December 13, 2010 12:00 PM

In February 2006, Shana Reese was a bubbly cheerleader who loved shopping, going to movies and roller-skating with friends. The only wrinkle in her otherwise carefree life was the headaches that had plagued her for nearly a year. So her physician referred her to Dr. Yasser Awaad, a pediatric neurologist in Detroit. After two EEGs, she says, he diagnosed her with epilepsy and told her she couldn’t drive, shouldn’t go outside and had to quit cheerleading. Worst of all, the anti-seizure medicines he prescribed made her so tired that she became a virtual hermit, shuttered in her bedroom, sleeping away her high school years. “I was on the honor roll,” says Shana, now 19, of Taylor, Mich. “But after I started these medications, I was barely passing.”

Then came the real shock-after nearly a year of debilitating side effects from the medications, Shana went to other doctors (Awaad closed down his operation in 2007), and one of them explained that her headaches were caused by allergies, not epilepsy. Now she believes Awaad’s diagnosis and treatment were all a sham. And she’s not alone. She and 254 other former patients have sued Awaad for allegedly misdiagnosing them with epilepsy in order to reap huge insurance payouts for himself and Oakwood Hospital and Medical Center in Dearborne, Mich. (The hospital is also named in the lawsuit.) “A lot of these kids were put in special ed,” says Brian Benner, the plaintiffs’ attorney, who is seeking damages for emotional and physical distress as well as reimbursement for his clients’ medical bills.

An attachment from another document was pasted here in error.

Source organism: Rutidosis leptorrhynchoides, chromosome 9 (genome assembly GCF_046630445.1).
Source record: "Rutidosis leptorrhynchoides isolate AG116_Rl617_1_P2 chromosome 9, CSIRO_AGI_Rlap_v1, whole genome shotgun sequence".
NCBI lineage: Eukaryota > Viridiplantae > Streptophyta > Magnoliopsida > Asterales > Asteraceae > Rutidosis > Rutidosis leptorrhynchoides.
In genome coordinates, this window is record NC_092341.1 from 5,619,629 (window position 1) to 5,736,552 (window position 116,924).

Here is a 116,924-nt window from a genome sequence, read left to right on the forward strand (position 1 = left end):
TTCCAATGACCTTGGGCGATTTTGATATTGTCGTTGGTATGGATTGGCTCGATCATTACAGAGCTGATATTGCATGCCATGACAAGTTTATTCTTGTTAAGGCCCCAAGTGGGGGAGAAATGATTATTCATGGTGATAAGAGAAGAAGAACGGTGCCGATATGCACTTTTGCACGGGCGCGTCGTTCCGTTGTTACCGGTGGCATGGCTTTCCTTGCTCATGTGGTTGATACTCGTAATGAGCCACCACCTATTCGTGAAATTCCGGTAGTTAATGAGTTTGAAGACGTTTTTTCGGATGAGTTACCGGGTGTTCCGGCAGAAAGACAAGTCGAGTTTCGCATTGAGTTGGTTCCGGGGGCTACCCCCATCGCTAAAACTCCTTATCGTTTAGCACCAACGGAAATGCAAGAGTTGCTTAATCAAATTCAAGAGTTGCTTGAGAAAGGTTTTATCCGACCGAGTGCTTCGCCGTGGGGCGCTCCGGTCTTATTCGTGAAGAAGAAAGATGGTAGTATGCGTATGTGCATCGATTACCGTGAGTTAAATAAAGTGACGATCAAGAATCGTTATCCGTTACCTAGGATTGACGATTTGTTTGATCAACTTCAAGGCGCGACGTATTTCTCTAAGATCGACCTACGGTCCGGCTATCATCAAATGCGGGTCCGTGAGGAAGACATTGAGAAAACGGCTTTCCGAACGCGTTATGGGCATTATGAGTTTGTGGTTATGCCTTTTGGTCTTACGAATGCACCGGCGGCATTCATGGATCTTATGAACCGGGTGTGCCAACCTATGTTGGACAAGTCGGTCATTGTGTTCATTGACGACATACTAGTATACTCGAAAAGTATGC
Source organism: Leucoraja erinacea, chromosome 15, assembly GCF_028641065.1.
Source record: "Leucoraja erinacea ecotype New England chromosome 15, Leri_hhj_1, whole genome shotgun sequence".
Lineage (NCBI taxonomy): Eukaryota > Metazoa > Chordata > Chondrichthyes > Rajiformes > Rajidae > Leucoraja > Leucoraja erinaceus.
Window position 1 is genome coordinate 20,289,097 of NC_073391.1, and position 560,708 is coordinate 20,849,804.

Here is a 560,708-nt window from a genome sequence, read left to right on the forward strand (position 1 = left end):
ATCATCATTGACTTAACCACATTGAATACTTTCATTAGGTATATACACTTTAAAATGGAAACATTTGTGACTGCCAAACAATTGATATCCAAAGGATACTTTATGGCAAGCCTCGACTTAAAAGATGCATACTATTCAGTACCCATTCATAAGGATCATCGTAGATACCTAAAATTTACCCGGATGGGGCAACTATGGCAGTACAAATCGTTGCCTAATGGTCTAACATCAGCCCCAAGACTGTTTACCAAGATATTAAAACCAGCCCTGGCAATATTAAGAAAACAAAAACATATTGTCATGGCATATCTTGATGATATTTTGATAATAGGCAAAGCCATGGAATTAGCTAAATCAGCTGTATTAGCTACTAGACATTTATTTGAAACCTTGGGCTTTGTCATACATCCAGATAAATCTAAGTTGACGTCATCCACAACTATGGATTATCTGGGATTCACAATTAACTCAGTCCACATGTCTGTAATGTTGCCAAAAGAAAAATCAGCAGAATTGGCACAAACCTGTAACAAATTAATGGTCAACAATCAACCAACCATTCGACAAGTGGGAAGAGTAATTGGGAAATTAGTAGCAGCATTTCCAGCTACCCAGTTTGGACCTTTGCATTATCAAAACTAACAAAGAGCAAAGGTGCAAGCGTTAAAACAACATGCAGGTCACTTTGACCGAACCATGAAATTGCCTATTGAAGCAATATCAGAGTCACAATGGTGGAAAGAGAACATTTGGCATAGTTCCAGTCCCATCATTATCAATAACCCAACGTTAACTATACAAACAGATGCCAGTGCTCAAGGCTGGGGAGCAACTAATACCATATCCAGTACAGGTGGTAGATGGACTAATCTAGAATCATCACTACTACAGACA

Last year, after an investigation by the Michigan attorney general’s office, the hospital reimbursed the state $309,140 in Medicaid fraud-all of it Awaad’s billings. While the state found no grounds to charge Awaad criminally, it is investigating whether the doctor should keep his medical license. Awaad, 55, is now practicing medicine in Saudi Arabia. Seth Lloyd, general counsel for Oakwood Healthcare, says the doctor properly treated all his patients. Says Lloyd: “I just want to be clear how upset we are about this whole situation.”

Try telling that to the Harris and Lucas families. According to the lawsuit, Dion and Laurie Harris took their daughter Brittany to see Awaad because she was hallucinating and falling a lot. He told them their daughter, just 5 when she saw him in 2001, had epilepsy and needed surgery to implant a device that would control her seizures. “The very first visit, even before he did an EEG, he said he knew what she had,” says Laurie, 39, of Riverview, Mich. Over the next two years, Brittany’s life was a steady stream of surgeries (four in all) and medications. After Brittany got an infection from one of the surgeries, the Harrises took her to see a pediatric neurologist who said their daughter never had epilepsy. She is autistic. While she is now getting help at a special school, the side effects of the meds and the surgeries set Brittany, now 14, back years, says Laurie. “She still has memory problems,” she says. Amber and John Lucas say they are still reeling after Dr. Awaad misdiagnosed five of their six children with epilepsy. “We lived a nightmare,” says Amber, 39, of Dearborne.

Meanwhile, Shana has slowly recovered from all the medications she took. She graduated from high school in June and starts at a local community college in January. Still, she has this message for anyone seeking medical treatment: “Get a second opinion from another doctor. Don’t just believe what the doctor says is true.”

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